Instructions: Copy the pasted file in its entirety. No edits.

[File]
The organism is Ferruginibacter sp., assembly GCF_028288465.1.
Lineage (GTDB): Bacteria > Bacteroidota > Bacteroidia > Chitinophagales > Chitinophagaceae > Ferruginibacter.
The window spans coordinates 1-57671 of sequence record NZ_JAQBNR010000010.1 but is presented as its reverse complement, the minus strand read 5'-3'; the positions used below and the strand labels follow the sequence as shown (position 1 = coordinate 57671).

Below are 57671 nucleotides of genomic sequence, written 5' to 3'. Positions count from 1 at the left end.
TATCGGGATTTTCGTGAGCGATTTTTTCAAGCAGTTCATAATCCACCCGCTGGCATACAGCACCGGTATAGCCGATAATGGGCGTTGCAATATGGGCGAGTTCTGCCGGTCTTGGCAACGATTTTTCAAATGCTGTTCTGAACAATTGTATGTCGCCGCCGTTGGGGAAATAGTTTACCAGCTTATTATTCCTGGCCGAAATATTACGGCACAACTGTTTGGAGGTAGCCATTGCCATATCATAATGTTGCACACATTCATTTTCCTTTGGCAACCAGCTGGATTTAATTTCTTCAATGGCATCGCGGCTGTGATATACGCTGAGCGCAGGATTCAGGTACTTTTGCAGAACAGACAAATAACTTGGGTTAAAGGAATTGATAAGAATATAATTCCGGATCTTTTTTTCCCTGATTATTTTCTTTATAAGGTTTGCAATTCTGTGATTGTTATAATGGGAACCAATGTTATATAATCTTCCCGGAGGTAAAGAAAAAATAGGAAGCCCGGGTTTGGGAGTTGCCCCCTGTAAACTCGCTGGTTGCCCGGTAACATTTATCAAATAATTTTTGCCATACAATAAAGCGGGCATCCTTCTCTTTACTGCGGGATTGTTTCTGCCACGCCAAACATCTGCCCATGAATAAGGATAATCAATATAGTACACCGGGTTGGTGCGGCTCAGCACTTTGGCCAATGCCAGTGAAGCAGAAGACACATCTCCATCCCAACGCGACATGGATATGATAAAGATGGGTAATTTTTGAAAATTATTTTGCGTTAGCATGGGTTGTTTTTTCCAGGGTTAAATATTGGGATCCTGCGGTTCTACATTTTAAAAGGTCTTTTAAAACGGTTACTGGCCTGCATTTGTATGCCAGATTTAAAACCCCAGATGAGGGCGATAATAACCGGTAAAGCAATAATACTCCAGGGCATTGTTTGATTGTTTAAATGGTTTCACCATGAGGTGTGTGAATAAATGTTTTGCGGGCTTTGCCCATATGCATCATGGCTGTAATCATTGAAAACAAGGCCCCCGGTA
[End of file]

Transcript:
The organism is Ferruginibacter sp., assembly GCF_028288465.1.
Lineage (GTDB): Bacteria > Bacteroidota > Bacteroidia > Chitinophagales > Chitinophagaceae > Ferruginibacter.
The window spans coordinates 1-57671 of sequence record NZ_JAQBNR010000010.1 but is presented as its reverse complement, the minus strand read 5'-3'; the positions used below and the strand labels follow the sequence as shown (position 1 = coordinate 57671).

Below are 57671 nucleotides of genomic sequence, written 5' to 3'. Positions count from 1 at the left end.
TATCGGGATTTTCGTGAGCGATTTTTTCAAGCAGTTCATAATCCACCCGCTGGCATACAGCACCGGTATAGCCGATAATGGGCGTTGCAATATGGGCGAGTTCTGCCGGTCTTGGCAACGATTTTTCAAATGCTGTTCTGAACAATTGTATGTCGCCGCCGTTGGGGAAATAGTTTACCAGCTTATTATTCCTGGCCGAAATATTACGGCACAACTGTTTGGAGGTAGCCATTGCCATATCATAATGTTGCACACATTCATTTTCCTTTGGCAACCAGCTGGATTTAATTTCTTCAATGGCATCGCGGCTGTGATATACGCTGAGCGCAGGATTCAGGTACTTTTGCAGAACAGACAAATAACTTGGGTTAAAGGAATTGATAAGAATATAATTCCGGATCTTTTTTTCCCTGATTATTTTCTTTATAAGGTTTGCAATTCTGTGATTGTTATAATGGGAACCAATGTTATATAATCTTCCCGGAGGTAAAGAAAAAATAGGAAGCCCGGGTTTGGGAGTTGCCCCCTGTAAACTCGCTGGTTGCCCGGTAACATTTATCAAATAATTTTTGCCATACAATAAAGCGGGCATCCTTCTCTTTACTGCGGGATTGTTTCTGCCACGCCAAACATCTGCCCATGAATAAGGATAATCAATATAGTACACCGGGTTGGTGCGGCTCAGCACTTTGGCCAATGCCAGTGAAGCAGAAGACACATCTCCATCCCAACGCGACATGGATATGATAAAGATGGGTAATTTTTGAAAATTATTTTGCGTTAGCATGGGTTGTTTTTTCCAGGGTTAAATATTGGGATCCTGCGGTTCTACATTTTAAAAGGTCTTTTAAAACGGTTACTGGCCTGCATTTGTATGCCAGATTTAAAACCCCAGATGAGGGCGATAATAACCGGTAAAGCAATAATACTCCAGGGCATTGTTTGATTGTTTAAATGGTTTCACCATGAGGTGTGTGAATAAATGTTTTGCGGGCTTTGCCCATATGCATCATGGCTGTAATCATTGAAAACAAGGCCCCCGGTA